What are some of the greatest expenses you face in caring for dogs that Oodles Rescues? Our main expense is vetting. Many Southern dogs have NEVER had any vetting. All need to be wormed. All need to be heartworm tested. All need rabies and vaccinations. 99% need to be S/N. In 2011, we had over $20,000 in vetting. I am still working on 2012 bills, but know we surpassed that.
Do you think school systems can help incorporate what you do in their Character Ed Programs. Have you seen this done? There are programs coming into schools to read with children and other things. But, I have seen where it is hard to get school boards to agree to the program for a variety of reasons like allergies. The dogs need to be certified as Therapy dogs and poodles are a great choice as it gets around the allergy problem. I would love to see more programs offered, especially in inner cities as the prevalence of a dog fight culture, exists.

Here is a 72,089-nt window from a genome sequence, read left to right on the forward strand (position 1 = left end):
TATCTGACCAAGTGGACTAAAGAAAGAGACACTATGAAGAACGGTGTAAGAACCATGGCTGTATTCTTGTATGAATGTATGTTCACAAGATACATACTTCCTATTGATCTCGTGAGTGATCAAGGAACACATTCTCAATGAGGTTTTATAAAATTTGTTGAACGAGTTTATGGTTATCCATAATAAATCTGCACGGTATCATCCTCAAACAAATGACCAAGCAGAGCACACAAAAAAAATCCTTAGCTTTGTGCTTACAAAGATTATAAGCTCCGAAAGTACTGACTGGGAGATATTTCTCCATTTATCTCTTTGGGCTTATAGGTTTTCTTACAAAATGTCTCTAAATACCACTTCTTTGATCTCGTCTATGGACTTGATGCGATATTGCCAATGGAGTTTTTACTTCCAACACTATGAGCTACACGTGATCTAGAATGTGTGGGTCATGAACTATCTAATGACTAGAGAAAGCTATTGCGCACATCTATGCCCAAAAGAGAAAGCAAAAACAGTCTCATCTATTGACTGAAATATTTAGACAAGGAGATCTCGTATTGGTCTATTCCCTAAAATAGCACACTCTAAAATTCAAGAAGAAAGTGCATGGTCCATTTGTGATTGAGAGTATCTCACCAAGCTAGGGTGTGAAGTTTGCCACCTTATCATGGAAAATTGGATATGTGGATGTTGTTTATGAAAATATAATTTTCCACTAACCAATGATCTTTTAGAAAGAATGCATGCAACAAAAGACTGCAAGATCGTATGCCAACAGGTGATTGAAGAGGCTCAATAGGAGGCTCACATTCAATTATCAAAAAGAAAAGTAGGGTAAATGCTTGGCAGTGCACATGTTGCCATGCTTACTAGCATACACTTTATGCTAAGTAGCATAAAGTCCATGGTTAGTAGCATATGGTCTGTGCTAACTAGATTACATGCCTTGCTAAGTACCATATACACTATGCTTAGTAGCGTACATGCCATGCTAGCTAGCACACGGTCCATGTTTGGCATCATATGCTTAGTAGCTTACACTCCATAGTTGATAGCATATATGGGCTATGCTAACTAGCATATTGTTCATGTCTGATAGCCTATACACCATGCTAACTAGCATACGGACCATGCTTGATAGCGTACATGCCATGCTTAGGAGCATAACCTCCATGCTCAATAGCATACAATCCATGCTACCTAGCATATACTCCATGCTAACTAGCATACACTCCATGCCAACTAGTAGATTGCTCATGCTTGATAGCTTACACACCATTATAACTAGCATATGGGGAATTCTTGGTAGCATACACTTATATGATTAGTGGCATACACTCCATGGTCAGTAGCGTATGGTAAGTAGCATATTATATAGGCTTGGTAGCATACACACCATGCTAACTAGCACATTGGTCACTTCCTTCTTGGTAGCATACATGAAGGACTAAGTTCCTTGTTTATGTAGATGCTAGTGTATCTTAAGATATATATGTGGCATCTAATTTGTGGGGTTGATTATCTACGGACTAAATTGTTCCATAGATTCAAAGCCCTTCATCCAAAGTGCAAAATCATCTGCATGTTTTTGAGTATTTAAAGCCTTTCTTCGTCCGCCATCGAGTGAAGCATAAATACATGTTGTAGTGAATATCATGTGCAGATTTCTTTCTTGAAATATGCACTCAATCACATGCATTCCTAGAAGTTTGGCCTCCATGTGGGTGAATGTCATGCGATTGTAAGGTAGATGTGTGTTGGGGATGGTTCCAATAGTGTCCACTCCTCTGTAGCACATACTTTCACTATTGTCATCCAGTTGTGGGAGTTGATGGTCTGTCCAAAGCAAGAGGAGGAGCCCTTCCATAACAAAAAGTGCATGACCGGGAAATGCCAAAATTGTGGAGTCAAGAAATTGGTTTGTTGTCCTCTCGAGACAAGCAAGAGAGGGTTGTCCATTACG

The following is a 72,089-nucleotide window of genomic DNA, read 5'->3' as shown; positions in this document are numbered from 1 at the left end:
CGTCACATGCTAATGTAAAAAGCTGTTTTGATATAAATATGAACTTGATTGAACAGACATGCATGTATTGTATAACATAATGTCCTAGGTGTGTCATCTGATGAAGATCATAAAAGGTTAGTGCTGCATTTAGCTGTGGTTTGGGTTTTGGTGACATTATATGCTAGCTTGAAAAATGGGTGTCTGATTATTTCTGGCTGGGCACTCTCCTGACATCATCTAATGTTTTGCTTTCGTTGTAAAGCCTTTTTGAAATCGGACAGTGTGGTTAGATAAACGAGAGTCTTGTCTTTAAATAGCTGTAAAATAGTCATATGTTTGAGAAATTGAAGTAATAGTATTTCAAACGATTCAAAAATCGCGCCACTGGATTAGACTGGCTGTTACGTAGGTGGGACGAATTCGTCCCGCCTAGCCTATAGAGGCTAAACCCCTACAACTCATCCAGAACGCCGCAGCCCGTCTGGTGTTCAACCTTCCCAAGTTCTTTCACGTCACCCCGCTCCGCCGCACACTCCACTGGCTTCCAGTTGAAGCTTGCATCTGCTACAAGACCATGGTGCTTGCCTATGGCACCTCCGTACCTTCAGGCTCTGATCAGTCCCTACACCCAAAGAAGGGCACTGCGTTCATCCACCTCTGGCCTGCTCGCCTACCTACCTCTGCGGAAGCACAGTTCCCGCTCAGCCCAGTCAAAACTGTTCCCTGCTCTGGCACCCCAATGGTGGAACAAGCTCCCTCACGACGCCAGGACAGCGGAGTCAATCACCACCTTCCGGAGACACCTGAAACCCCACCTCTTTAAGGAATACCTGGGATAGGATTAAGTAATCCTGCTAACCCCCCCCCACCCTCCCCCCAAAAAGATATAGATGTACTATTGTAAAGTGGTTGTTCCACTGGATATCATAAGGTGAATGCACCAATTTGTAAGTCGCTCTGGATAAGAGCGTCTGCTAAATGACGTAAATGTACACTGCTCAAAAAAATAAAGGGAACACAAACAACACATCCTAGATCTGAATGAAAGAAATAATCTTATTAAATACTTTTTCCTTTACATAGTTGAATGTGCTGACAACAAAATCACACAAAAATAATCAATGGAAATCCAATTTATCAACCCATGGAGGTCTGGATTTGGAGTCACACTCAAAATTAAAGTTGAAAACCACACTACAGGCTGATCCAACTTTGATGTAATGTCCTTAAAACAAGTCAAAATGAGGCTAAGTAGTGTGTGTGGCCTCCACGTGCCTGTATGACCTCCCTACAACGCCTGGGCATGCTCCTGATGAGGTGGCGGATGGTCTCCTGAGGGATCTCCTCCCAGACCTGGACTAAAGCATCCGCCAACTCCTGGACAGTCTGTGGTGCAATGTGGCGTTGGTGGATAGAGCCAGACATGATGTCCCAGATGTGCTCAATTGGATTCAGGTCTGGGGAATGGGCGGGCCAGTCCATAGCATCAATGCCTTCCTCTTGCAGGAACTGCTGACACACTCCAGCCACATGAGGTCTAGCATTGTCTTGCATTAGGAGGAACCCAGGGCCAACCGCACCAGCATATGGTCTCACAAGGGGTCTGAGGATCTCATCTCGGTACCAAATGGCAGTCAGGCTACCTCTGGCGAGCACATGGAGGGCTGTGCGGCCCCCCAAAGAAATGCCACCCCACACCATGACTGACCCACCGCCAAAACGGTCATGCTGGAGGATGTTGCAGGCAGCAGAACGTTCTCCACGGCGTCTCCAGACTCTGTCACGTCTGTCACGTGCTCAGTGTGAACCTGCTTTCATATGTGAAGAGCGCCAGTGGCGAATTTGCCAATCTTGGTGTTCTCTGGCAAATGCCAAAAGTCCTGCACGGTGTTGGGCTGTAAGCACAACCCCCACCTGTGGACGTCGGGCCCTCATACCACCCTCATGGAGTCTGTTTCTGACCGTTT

Many libraries have a read to a dog program now, too.
If some can not foster, is there a way they can help? Most rescues are small and run by just a few individuals, so there aren’t many “jobs” to be done. Each foster mom runs their own fosters, process their apps and their Foster “Business.” Larger shelters are always looking for volunteers to help walk the dogs and such, but I know with the Monmouth County Shelter, there is a training class needed. The major need, as long as the condition of unwanted pets remains the way it is, is a loving foster home.